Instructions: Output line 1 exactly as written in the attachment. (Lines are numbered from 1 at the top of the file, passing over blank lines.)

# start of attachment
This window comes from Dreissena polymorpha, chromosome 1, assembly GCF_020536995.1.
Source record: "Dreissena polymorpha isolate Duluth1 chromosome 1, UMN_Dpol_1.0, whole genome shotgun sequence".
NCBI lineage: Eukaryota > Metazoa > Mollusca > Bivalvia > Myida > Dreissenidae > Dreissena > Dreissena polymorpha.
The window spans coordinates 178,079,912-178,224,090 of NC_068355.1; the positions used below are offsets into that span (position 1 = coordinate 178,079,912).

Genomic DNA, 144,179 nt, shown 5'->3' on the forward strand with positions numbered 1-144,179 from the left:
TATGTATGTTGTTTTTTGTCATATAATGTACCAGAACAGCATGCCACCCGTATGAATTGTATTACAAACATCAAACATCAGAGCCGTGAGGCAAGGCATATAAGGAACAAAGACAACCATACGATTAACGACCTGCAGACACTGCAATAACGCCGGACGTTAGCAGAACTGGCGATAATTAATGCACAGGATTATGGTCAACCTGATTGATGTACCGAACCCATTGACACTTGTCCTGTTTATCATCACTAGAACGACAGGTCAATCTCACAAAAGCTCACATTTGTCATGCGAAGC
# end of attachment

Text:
This window comes from Dreissena polymorpha, chromosome 1, assembly GCF_020536995.1.